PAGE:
View Full Version : 6x9 Roll Film Adapters for 4x5

Joe Farrell
31-Jan-2006, 13:44
I have a Toyo 4x5 field camera and would like to start shooting 6x9 but don't know where to start. What exactly do I need? Is a roll film holder enough or do i need to buy an adapter as well? Will I be focusing on my 4x5 ground glass or a 6x9 glass (is that what the adapter is for?) And what about lenses? I have a 90mm, but will I need to go wider to accomodate the format?
Thank you in advance

Ralph Barker
31-Jan-2006, 14:06
In general, a roll film holder designed for 4x5 or 5x7 cameras is all that is required. There are various designs, however, with different pros and cons. Most come with an acetate GG overlay, so you can compose within the appropriate area of the GG.

There have been several discussions of specific holders here in the past. Plugging "roll film" into the search function at the top of the display should point you to those threads.

Kirk Gittings
31-Jan-2006, 14:17
I have used the 6x9 Calumet C2N's for years for commercial work. They have been very dependable. The new ones work better than the old ones as they have an effective dust trap which prevents film scatching. They should fit right in to your Toyo without adapters though you will have to mask the ground glass. As for lenses. On 6x9 a 65mm is the approx. equivilent of a 90 on 4x5. What are yoiu shooting? You will also need a bag belows with the short lenses.

Gary Smith
31-Jan-2006, 15:09
I just bought a horseman 6x9 roll film holder for my Toyo Field a few days ago. I am not sure which camera you are using, but mine has 6x7 and 6x9 markings already on the glass, so its easy to compose shots. The only downside to the horseman, is you have to remove the back, and attach it directly to the camera. This may or may not be a problem depending upon what type of shooting you are doing. Toyo makes a roll film holder that they claim will film under the ground glass like a normal film holder, I tried it but found it was a little bulky, and not easy to insert into the camera. I have never used or tried the calumet, but many people seem to like it.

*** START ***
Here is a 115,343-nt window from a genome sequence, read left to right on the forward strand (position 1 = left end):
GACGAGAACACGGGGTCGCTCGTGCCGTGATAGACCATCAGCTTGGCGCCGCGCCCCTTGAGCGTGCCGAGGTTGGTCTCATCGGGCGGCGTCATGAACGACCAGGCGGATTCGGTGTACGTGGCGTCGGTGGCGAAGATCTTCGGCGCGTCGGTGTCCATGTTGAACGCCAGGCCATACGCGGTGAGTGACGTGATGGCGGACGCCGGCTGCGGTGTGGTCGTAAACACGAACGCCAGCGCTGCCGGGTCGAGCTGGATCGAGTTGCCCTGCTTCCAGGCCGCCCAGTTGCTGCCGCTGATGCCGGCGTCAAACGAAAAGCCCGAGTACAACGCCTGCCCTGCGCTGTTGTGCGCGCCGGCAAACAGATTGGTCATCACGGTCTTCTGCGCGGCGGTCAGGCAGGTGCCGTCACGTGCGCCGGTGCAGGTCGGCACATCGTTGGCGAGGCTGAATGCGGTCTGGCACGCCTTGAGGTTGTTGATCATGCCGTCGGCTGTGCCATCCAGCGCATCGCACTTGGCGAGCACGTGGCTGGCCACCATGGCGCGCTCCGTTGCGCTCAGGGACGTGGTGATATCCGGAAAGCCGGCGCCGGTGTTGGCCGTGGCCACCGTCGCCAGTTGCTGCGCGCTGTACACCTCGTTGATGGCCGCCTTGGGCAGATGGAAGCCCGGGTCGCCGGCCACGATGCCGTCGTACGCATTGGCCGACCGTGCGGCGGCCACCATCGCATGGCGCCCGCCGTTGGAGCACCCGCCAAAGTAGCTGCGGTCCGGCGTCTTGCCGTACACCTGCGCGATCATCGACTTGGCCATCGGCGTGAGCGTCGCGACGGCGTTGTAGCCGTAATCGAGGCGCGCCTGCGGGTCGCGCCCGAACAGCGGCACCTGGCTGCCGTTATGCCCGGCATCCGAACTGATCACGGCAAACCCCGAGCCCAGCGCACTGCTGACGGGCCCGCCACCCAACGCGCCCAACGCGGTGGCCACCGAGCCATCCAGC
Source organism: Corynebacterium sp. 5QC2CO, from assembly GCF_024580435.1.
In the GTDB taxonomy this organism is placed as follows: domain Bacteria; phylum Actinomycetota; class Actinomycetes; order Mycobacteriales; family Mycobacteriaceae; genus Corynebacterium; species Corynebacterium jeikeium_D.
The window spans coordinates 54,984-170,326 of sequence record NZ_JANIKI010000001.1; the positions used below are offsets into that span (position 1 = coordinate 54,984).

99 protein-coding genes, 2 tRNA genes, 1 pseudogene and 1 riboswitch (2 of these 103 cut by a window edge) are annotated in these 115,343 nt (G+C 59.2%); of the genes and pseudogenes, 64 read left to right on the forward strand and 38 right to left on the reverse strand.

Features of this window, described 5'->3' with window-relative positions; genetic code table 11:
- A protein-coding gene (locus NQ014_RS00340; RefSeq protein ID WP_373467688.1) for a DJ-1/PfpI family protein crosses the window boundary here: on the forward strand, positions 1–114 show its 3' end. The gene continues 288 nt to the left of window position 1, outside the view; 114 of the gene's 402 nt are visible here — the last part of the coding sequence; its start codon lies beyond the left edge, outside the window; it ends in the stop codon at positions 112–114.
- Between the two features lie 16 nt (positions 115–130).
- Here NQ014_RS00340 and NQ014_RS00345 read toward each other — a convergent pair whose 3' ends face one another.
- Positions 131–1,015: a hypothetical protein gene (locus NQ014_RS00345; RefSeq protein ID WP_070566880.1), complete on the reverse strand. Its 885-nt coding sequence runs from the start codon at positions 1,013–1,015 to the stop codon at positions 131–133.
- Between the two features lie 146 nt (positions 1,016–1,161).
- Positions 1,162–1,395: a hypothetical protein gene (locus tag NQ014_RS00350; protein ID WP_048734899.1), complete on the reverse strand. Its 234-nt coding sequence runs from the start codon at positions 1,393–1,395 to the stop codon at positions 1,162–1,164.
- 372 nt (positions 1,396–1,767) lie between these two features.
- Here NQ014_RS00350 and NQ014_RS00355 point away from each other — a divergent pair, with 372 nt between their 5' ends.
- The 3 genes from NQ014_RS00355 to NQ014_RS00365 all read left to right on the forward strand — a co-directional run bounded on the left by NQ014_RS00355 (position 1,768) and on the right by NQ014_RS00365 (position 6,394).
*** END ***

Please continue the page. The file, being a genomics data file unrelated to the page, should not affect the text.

Hope it helps.


Emmanuel BIGLER
1-Feb-2006, 02:20
If your camera is not a vintage, pre-WW-II camera, and if it is a 4x5", most probably you have the so-called 'International film back'. International since it will accomodate either 4x5" holders or 9x12cm holders.

Without any adaptor you can attach basically two kinds of rollfilm holders.
The first kind requires to remove the ground glass (like the Horseman back), some others slip under the ground glass (GG) exactly like a cut film holder (the old Calumet for example).

Those for wich you need to remove the GG are attached to the so-called graflok (or is-it graflock ?) system, named after the beloved Graflex line of press cameras.

Be careful about Horseman backs, there are two kinds, the small ones that attach the baby graflok 6x9-2x3" and the bigger ones that directly attach to the 9x12-4x5" international back. Basically they are the same except that the 4x5" are permanently attached to a bigger base plate. Baby graflock 2x3" backs require an adaptor to be attached to a 4x5" camera.

About the choice of lenses, probably you'd be interested to find a 75 mm or a shorter lens. the 75 will roughly be equivalent to a moderate wide-angle like the 35mm in 135-size film. This is a very comfortable focal length for landscape in 6x9, but for architecture you'd probably need a wider angle of view.

Lenses shorter that 75 mm can of course be used ; but depending of your camera, it can be difficult to focus or shift the lens if you do not use a recessed lens board.

Conversion of equivalent focal lengths between 35 mm photography and 6x9 are extremely simple since both formats have the same aspect ratio close to 1.5. So the focal length conversion factor is simply 100/43 =2.3 or 43/100 = 0.43